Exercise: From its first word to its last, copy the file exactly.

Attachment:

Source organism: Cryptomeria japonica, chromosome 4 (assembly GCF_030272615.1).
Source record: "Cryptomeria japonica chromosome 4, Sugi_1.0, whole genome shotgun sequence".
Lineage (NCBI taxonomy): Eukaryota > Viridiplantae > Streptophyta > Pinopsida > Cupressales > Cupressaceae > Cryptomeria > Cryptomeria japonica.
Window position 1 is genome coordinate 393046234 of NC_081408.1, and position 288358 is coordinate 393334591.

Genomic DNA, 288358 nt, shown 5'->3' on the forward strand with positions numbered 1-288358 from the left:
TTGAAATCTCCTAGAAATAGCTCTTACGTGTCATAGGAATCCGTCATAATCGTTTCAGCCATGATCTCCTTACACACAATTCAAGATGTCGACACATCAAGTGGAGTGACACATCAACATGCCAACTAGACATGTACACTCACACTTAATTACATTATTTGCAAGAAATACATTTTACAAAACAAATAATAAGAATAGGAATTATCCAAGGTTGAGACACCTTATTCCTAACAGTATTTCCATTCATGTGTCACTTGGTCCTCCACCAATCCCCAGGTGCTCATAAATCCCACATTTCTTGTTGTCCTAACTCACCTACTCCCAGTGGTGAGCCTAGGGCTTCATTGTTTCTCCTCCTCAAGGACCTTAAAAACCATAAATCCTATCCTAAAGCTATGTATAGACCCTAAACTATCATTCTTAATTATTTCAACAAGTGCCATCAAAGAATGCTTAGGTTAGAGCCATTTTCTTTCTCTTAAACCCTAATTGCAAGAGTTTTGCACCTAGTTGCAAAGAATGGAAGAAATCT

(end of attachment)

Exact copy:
Source organism: Cryptomeria japonica, chromosome 4 (assembly GCF_030272615.1).
Source record: "Cryptomeria japonica chromosome 4, Sugi_1.0, whole genome shotgun sequence".
Lineage (NCBI taxonomy): Eukaryota > Viridiplantae > Streptophyta > Pinopsida > Cupressales > Cupressaceae > Cryptomeria > Cryptomeria japonica.
Window position 1 is genome coordinate 393046234 of NC_081408.1, and position 288358 is coordinate 393334591.

Genomic DNA, 288358 nt, shown 5'->3' on the forward strand with positions numbered 1-288358 from the left:
TTGAAATCTCCTAGAAATAGCTCTTACGTGTCATAGGAATCCGTCATAATCGTTTCAGCCATGATCTCCTTACACACAATTCAAGATGTCGACACATCAAGTGGAGTGACACATCAACATGCCAACTAGACATGTACACTCACACTTAATTACATTATTTGCAAGAAATACATTTTACAAAACAAATAATAAGAATAGGAATTATCCAAGGTTGAGACACCTTATTCCTAACAGTATTTCCATTCATGTGTCACTTGGTCCTCCACCAATCCCCAGGTGCTCATAAATCCCACATTTCTTGTTGTCCTAACTCACCTACTCCCAGTGGTGAGCCTAGGGCTTCATTGTTTCTCCTCCTCAAGGACCTTAAAAACCATAAATCCTATCCTAAAGCTATGTATAGACCCTAAACTATCATTCTTAATTATTTCAACAAGTGCCATCAAAGAATGCTTAGGTTAGAGCCATTTTCTTTCTCTTAAACCCTAATTGCAAGAGTTTTGCACCTAGTTGCAAAGAATGGAAGAAATCT